2010 Recipients

 The recipients for 2010 are:

Judge Jennie Davidson Latta, a 1978 alumna, is a graduate of the University of Memphis (BA English 1981); the Cecil C. Humphreys School of Law (JD 1986); and Saint Meinrad School of Theology (MA Catholic Thought and Life 2003). She practiced law in Memphis for 11 years before she was appointed in 1997 by the Sixth Circuit Court of Appeals to a fourteen-year term as Bankruptcy Judge for the Western District of Tennessee. She served on the Bankruptcy Appellate Panel for the Sixth Circuit from 2003 until 2007. She is a fellow of the Memphis and Tennessee Bar Foundations, and a member and past president of the St. Thomas More Catholic Lawyers' Guild of West Tennessee. She chairs the Public Outreach Committee of the National Conference of Bankruptcy Judges. Jennie has been actively involved in promoting financial literacy education and bankruptcy prevention strategies in the Memphis community for a number of years. Most recently she helped to form the Memphis Bankruptcy Pro Bono Initiative, which is funded by a grant from the American College of Bankruptcy and is a collaboration between the Bankruptcy Court, Cecil C. Humphreys School of Law, Memphis Area Legal Services, and the Memphis Bar Association to provide free legal services to those persons who would benefit from a bankruptcy discharge but cannot afford to hire an attorney. She is an active Catholic and a member of St. Peter's Church where she serves in the choir and as a cantor and catechist for adult faith formation. She has been married to Dr. Jim Latta, a Pastoral Counselor in Memphis, for thirty years. They had six children, five of whom are living: Robert (28), Kenny (22), David (20), Evelyn (16) and Judy (14). Their second son, John, was killed in an automobile accident in 2006. Judge Latta is a breast cancer survivor and occasionally sings in the Memphis Symphony Chorus.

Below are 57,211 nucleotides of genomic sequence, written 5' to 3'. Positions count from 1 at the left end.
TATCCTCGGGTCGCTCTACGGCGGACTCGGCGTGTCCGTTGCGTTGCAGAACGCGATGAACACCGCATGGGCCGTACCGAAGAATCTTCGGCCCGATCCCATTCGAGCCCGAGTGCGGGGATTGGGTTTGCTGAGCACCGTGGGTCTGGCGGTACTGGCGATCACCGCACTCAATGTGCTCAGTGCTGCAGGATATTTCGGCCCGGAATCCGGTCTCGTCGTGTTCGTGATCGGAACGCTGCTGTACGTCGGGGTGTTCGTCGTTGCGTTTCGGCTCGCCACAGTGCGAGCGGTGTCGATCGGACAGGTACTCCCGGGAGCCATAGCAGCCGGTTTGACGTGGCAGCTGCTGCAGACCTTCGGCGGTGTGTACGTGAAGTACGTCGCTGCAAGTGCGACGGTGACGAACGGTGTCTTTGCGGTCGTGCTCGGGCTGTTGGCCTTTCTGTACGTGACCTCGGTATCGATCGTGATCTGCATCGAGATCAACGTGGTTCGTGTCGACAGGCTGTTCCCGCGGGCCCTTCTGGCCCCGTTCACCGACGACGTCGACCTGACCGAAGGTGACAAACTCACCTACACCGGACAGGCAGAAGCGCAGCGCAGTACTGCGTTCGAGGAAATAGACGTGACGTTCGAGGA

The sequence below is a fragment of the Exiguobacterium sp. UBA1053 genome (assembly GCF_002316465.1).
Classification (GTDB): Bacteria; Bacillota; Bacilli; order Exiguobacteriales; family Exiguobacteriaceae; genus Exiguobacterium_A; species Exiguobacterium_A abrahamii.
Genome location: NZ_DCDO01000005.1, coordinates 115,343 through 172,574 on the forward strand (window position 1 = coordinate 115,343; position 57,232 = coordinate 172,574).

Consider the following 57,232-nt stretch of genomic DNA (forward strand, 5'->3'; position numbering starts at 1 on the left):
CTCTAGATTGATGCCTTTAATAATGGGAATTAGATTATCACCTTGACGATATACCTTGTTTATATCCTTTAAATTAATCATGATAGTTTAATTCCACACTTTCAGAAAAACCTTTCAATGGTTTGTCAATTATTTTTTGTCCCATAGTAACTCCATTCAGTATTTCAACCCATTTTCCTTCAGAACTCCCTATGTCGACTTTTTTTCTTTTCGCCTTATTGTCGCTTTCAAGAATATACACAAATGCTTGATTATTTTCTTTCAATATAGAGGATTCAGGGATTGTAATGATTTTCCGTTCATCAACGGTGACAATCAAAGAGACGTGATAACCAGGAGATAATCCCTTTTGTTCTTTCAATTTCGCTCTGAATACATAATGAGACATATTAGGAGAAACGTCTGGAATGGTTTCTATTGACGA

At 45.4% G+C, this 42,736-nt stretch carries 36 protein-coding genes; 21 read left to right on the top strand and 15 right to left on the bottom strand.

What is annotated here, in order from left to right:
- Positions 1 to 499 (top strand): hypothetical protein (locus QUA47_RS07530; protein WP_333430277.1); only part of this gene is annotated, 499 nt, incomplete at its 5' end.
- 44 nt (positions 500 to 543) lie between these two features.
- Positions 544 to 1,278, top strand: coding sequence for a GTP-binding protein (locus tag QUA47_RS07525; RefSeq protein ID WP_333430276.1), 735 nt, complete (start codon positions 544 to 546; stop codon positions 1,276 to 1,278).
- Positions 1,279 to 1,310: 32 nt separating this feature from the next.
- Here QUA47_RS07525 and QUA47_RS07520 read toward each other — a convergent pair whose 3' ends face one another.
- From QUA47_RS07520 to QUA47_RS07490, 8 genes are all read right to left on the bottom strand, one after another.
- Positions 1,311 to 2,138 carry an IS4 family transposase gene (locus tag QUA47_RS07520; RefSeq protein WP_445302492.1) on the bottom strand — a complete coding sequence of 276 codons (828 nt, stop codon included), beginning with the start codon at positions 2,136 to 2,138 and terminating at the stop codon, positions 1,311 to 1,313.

Mrs. Leigh Anne Roberts Tuohy is a Memphis, Tennessee native who graduated from Briarcrest in 1978 then graduated from Ole Miss with a Bachelor of Science in Interior Design. There Leigh Anne met Sean Tuohy, her husband of 27 years. Both were active and ambitious college students: Leigh Anne was a cheerleader, campus favorite, homecoming maid and active member of her sorority; Sean became a record-breaking SEC basketball champion and still holds several SEC assist records. They are the proud parents of daughter Collins (23) and sons Michael Oher (23) and Sean, Jr. (16). Both Collins and Michael graduated from Briarcrest in 2005. Sean, Jr. is currently a junior at BCS. Leigh Anne owns “Flair I,” an interior design firm with her mother and partner, Virginia Roberts. Her work has been featured on HGTV, in numerous publications, and she has designed for such clients as Peyton Manning, Scottie Pippin, Isaac Bruce and OJ Mayo. After recently appearing in the season finale of ABC’s Emmy-Award winning series Extreme Makeover: Home Edition, Leigh Anne will be joining the design team for Season 8 in the 2010-11 season. The Tuohy family is actively involved in many civic and faith-based organizations, including Grace Evangelical Church, of which they are founding members. The Tuohy family’s life, as chronicled in Lewis’ New York Times number one best-seller The Blind Side, went on to become a record-breaking Hollywood blockbuster that earned more than $300 million at the box office and became the number-one opening weekend for a sports film in history. Almost two years after The Blind Side burst onto the scene, breaking box office records and inspiring individuals nationwide, Leigh Anne continues to make an impact. In July 2010, Leigh Anne and her husband, Sean, released the New York Times best-seller, In a Heartbeat: Sharing the Power of Cheerful Giving, and established their charity, Making it Happen. Through both projects, Leigh Anne continues her mission to inspire hope, ignite generosity, and make it happen for the deserving, but underserved youth. At the podium, Leigh Anne inspires audiences to recognize the full potential of individuals in their community—and to find value in those who society has deemed valueless. She shares her personal Blind Side observations, from seeing Michael Oher for the first time to how the experience changed her as a person—and the Tuohys as a family. “He had a much greater impact on our lives than we did on his life,” says Leigh Anne.